I remember the first of many times I was seduced by allspice. It was late one evening, in the home of my friend Raya Manaa, a Palestinian photographer who lives in the coastal town of Haifa, Israel. I had arrived late, exhausted by my international travel, and as I flopped on her sofa dotted with hand embroidered Palestinian cushions, the scent of sweet spices wafted in from her kitchen. “Yasmin, do you like freekeh?” Raya called out. Happily, I do.
Raya walked into the room carrying a large platter of the nutty grains, her version layered with thick wedges of butternut squash and slices of potato. As we ate—with strained yoghurt, black olives, and pickled eggplant on the side—each mouthful of the dish soothed me with its grounding earthiness. I began playing one of my favorite games, guess the ingredients. “Is there cinnamon in this?” I asked. “Cloves? Nutmeg? Mace?” Raya laughed, shaking her head, as I became increasingly perplexed. Finally, I guessed it, though it came as a surprise. For the flavor I had assumed had been a myriad of spices was in fact only one: allspice.
Allspice berries are the dried fruits of the Pimenta dioica plant, native to Jamaica, southern Mexico, and Central America. (The spice is also sometimes referred to as "pimenta" or "pimento" for that reason.) The fruits of the plant are picked when green, then dried until they resemble large, smooth, brown peppercorns. At this point, they can be used whole, or ground into a fine powder for cooking.
This New World spice came to Europe by way of the Americas. Most likely by way of the Venetians and later the Ottomans, it arrived in ancient Palestine where it was widely embraced. When I traveled through Palestinian kitchens in Israel, the West Bank, and Gaza for my new cookbook Zaitoun, it is the spice that I encountered more frequently than I would have ever expected.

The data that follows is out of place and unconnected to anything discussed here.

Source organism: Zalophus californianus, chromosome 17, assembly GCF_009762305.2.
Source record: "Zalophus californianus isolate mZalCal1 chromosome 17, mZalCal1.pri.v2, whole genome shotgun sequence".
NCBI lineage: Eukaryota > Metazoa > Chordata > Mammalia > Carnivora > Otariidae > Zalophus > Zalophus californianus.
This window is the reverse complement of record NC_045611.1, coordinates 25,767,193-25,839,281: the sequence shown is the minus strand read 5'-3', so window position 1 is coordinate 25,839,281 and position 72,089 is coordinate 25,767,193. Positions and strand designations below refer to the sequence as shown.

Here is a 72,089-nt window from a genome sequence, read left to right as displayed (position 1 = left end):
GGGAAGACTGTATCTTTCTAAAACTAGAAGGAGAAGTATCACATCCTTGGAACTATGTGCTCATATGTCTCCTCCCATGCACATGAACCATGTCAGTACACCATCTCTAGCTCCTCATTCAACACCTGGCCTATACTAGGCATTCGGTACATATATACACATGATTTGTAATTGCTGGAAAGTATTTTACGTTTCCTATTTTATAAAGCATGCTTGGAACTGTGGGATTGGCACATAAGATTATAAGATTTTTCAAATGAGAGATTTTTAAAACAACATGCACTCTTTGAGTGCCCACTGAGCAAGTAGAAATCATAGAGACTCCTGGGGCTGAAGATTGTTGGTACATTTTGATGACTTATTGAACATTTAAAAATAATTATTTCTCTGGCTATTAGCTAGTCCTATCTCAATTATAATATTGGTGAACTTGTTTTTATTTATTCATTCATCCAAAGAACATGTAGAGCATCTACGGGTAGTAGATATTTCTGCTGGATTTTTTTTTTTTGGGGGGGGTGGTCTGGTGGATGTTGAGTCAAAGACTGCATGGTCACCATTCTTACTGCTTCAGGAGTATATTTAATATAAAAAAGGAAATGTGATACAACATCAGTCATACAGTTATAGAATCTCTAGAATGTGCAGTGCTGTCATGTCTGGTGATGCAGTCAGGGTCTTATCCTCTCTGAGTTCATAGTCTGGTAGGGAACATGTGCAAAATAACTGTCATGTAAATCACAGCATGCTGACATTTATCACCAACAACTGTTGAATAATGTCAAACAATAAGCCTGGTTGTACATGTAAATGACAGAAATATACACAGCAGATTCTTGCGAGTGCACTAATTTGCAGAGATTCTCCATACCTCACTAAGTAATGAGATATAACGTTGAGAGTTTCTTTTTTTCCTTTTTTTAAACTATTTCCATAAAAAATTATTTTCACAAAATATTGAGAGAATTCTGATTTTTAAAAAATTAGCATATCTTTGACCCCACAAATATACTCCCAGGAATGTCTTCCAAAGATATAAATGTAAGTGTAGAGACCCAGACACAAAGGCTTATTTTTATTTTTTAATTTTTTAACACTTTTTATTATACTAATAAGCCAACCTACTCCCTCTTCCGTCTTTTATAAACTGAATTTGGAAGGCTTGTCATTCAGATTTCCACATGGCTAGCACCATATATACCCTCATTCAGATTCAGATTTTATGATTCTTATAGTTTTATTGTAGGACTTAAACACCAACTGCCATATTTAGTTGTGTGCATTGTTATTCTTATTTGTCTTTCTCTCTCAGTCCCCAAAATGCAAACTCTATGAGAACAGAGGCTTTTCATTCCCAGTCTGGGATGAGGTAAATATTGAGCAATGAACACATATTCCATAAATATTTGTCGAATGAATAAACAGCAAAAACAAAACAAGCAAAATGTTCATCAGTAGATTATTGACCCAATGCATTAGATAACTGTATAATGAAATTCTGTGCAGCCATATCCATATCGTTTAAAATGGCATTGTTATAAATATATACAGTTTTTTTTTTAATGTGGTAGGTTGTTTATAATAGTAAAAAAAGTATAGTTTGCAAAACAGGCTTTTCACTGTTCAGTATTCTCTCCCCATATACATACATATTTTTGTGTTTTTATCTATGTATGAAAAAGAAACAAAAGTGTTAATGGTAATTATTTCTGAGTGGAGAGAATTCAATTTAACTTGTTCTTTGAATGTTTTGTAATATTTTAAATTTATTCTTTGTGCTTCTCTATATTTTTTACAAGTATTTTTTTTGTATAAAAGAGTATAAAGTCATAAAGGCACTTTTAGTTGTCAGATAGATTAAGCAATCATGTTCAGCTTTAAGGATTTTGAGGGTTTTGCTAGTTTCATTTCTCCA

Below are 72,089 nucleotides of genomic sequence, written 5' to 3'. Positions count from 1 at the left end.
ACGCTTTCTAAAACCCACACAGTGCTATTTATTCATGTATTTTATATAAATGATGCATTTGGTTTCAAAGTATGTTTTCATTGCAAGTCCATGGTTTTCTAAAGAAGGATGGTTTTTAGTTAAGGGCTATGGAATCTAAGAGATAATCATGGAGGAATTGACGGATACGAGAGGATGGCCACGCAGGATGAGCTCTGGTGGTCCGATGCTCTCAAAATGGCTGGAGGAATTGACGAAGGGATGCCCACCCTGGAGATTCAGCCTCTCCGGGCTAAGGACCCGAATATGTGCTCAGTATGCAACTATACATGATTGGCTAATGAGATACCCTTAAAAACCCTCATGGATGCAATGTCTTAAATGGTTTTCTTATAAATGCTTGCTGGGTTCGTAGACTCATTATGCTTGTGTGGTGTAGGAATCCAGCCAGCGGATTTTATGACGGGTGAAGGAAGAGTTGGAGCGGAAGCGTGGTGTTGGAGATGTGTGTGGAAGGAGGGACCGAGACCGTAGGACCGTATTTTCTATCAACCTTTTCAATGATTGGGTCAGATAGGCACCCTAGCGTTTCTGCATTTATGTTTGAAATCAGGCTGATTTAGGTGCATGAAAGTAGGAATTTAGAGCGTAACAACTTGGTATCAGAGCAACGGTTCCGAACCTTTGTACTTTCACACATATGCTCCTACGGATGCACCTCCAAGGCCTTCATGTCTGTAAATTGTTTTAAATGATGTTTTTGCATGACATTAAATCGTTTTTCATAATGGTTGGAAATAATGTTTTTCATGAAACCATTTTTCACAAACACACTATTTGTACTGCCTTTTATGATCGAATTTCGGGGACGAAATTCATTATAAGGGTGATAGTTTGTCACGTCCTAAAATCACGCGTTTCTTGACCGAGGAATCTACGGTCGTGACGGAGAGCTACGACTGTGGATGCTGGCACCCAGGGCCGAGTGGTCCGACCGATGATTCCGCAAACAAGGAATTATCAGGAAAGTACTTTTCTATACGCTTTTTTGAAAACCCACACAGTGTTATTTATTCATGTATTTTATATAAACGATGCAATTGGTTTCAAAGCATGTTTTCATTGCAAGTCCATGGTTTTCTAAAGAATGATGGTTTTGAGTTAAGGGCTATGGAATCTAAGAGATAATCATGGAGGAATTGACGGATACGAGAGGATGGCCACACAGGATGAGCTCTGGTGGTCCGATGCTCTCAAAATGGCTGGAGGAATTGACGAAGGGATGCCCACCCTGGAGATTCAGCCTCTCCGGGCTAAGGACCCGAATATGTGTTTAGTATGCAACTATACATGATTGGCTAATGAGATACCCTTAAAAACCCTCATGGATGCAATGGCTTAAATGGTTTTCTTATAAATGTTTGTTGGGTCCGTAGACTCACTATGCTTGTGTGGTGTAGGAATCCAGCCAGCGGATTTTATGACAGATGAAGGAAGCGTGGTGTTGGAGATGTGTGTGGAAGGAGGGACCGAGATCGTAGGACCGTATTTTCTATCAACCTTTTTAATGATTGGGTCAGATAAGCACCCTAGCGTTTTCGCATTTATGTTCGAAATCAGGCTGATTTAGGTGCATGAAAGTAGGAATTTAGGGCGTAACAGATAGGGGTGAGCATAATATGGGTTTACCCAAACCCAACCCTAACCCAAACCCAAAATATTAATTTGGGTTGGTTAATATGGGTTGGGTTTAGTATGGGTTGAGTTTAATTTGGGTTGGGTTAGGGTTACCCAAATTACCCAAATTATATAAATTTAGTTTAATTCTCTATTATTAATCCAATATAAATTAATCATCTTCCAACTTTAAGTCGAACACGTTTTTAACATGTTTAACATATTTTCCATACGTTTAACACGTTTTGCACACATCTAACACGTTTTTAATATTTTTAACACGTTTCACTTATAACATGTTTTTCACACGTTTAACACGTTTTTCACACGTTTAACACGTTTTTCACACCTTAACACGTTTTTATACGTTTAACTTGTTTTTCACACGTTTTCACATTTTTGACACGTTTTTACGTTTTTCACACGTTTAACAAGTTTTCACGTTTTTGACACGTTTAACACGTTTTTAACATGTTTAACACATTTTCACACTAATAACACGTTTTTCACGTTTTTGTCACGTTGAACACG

Being British, allspice has always had a place in my pantry (though most often at the back, gathering dust). Prior to my travels and research, I might have pulled it out at Christmas for the occasional holiday cookie or cake recipe. In the Palestinian kitchen however, I found it in all manner of savory dishes, from hearty garbanzo stews to braised green beans, and juicy roasted chicken.
In the coastal town of Akka, I made kibbeh, small oblong meatballs, with allspice pounded into the minced meat. In Galilee, I added a pinch of ground allspice to a thick tomato sauce, then stirred okra into it to braise. In Ramallah, we rubbed it into a large shoulder of lamb before hauling it over open fire to cook. It seemed there was no shortage of uses, or ways to delight in its warming flavors—almost a combination of cinnamon, nutmeg, and clove.
Allspice is also one of the most popular spices in Caribbean cuisine, particularly in Jamaica (think jerk chicken), and is used widely in Arab and Middle Eastern cuisines, and in some parts of Eastern Europe. Today, in my London home, allspice has moved to the front of my pantry shelf, nary a speck of dust to be found. I add it to my favourite cauliflower soup, my morning oatmeal, to garlic and balsamic vinegar-based salad dressings or perhaps when I'm sautéing greens such as chard or spinach. As its name suggests, it is the most versatile spice, and if there is one thing we could all learn from the Palestinian kitchen, it is that it deserves to be used in all manner of ways.
Here are two recipes from my new cookbook, Zaitoun: Recipes from the Palestinian Kitchen, in which to try Allspice: